The Bordeaux Grands Crus Classés 2012-15 tasting held in Church House, Westminster, London was an opportunity to assess the development of the 2012, 2013, 2014 vintages from 14 classified estates, alongside the newly bottled 2015.
Re-assessing the 2012-14 vintages from the Bordeaux Grands Crus Classés, alongside the 2015
Bordeaux Grands Crus Classés 2012-2015 was an eye-opening event and a great opportunity to re-assess the years when the Bordelais had less to crow about.
Sandwiched between the two outstanding but differing vintages of 2009 and 2010 and the recent-lauded 2015 vintage, 2012-14 are years in which the Bordelais struggled to reach the dizzying heights they are capable of. That said, most Grands Crus estates produce good wine in ‘off years’ and both 2012 and 2014 are vintages that have plenty of fine wines in, to recommend buying.
Some suspicions were confirmed, some surprises lay in store. But whenever there is a vertical tasting of Grands Crus Classés estates, it’s always an interesting and challenging experience.
The Bordeaux Grands Crus Classés 2012-15 tasting featured wines from the following estates: Smith Haut Lafitte, Guiraud, d’Aiguilhe, Clos de l’Oratoire, Canon la Gaffeliere, La Mondotte, Gazin, Canon, Rauzan-Ségla, Branaire-Ducru, le Crock, Moulin Riche, Léoville Poyferré and Pontet-Canet.
2012 is an under-estimated year with plenty of value/ price opportunities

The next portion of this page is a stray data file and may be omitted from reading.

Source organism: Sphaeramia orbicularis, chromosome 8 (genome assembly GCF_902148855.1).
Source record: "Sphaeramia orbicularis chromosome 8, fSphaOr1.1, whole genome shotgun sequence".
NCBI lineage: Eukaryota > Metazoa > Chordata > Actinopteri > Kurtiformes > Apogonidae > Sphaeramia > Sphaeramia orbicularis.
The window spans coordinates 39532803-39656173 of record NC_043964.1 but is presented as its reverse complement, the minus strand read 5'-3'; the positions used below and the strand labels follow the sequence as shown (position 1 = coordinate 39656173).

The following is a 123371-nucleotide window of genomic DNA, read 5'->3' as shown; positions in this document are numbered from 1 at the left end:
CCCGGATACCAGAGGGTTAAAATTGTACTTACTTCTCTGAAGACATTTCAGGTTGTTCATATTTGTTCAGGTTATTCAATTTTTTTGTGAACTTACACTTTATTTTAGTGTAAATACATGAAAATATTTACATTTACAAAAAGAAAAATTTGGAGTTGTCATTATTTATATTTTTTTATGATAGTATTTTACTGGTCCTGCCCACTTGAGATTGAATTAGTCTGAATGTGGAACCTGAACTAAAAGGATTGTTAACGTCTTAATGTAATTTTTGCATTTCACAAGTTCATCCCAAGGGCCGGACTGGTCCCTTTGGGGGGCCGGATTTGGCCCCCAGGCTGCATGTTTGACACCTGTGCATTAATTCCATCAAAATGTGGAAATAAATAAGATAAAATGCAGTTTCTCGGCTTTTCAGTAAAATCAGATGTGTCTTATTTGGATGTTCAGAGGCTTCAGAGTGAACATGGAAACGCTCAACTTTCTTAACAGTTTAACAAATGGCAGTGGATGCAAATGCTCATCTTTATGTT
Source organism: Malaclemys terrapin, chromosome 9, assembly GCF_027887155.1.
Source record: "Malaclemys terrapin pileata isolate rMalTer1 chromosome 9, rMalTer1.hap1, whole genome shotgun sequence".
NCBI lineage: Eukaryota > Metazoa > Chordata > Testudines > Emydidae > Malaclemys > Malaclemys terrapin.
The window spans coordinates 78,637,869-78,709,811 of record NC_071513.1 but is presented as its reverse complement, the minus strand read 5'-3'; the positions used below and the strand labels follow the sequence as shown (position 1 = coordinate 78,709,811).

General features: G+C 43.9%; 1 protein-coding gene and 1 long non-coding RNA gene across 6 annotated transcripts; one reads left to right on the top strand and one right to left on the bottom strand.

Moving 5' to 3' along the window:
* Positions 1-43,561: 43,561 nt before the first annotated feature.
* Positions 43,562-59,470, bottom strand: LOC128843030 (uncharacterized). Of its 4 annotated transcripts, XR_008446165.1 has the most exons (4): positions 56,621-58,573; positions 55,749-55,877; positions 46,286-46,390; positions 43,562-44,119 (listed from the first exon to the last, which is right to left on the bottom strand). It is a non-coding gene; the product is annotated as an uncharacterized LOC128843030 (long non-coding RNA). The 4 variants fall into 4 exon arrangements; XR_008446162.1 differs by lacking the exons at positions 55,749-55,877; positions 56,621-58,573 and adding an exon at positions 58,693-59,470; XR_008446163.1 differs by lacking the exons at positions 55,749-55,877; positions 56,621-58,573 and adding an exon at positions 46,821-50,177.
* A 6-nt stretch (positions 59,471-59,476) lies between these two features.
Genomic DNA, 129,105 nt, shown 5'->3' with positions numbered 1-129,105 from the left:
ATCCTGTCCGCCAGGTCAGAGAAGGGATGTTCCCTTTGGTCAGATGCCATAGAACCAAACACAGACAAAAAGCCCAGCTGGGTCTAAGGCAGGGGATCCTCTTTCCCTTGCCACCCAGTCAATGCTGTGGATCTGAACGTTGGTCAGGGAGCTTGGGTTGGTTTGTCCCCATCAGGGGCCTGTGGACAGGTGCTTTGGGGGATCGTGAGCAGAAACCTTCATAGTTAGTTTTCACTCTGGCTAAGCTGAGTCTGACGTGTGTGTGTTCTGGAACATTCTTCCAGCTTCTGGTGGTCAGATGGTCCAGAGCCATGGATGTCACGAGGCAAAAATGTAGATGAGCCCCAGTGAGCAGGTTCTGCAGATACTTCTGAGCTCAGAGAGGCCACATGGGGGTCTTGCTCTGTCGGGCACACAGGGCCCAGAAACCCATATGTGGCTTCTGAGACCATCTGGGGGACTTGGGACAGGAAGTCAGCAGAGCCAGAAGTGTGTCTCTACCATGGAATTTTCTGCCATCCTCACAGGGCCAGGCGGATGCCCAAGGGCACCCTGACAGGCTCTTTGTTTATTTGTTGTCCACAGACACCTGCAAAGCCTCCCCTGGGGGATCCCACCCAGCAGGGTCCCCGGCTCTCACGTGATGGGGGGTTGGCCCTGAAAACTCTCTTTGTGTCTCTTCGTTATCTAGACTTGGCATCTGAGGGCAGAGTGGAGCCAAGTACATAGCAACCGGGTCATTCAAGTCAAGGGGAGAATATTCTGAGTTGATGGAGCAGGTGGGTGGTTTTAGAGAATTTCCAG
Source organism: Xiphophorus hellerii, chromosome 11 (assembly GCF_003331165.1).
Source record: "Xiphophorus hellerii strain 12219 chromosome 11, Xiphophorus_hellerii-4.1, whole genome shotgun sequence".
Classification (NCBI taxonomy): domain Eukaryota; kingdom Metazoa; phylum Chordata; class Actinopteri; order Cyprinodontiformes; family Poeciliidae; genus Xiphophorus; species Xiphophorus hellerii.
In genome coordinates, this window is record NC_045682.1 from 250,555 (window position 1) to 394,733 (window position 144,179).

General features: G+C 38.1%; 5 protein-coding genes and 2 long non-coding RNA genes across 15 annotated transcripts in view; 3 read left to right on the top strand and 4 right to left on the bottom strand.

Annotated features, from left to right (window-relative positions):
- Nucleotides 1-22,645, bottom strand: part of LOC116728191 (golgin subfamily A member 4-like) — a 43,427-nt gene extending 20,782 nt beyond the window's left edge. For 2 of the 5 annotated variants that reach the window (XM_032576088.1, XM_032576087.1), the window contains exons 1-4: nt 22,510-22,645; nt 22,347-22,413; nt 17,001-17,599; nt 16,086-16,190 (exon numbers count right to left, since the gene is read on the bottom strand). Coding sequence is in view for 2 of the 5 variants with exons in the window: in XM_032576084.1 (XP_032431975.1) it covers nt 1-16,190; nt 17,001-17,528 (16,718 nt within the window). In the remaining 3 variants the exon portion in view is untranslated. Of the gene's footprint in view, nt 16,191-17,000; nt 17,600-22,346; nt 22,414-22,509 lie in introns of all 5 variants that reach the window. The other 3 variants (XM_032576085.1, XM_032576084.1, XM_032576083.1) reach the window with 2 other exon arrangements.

One of the great surprises this year, not just at this tasting but at other portfolio tastings I have attended, has been the quality of the early-drinking 2012 vintage. On release it was clear that Right Bank estates had fared better than Left, with the Merlot-dominated Margaux best of the latter.
All of the Saint-Emilion estates and one Pomerol (Gazin) were showing well with this vintage with delicious black cherry and kirsch aromas, lots of fruit and good tannic structure – all of which can be enjoyed young. My favourite of the estates on show was the Canon la Gaffeliere that had the sort of nose that makes you want to dive straight in. The mouthfeel was generous, juicy and had a lot of concentration.
For value for money I would rate d’Aiguilhe as a particularly good buy. This Côtes de Castillon blend, coming from the same owners as Canon la Gaffeliere but at two thirds of the price is 80% Merlot and 20% Cabernet Franc from old vines. The 2012 has a delightful nose of kirsch and superbly integrated tannins.
But don’t disregard the Left Bank in 2012. Pontet-Canet has produced an outstanding wine, with the most expressive nose of violet, cassis and blackberry, a textured mouthfeel with concentrated fruit and tannins that melt away in the mouth. Everything is in its right place, a result perhaps of the estate maturing a portion of the wine in concrete amphorae to get the right sort of lees contact.
Le Petit Haut Lafitte Rouge, 2012 from Graves is also a good solid claret, beautifully fresh with great structure and lots of fruit, and half the price of the estate’s top wine. The other Left Banks on show didn’t stand out.
2013 – buyers… approach with caution
Although a few of the owners present were putting a brave face on the 2013s I personally didn’t like this vintage. The tannins were big, green and chewy, there was a lack of fruit compared to the 2012, and some had a thin, taut even watery quality. Some wines had a sour finish. My tasting notes had ‘hard work’ written against almost every wine.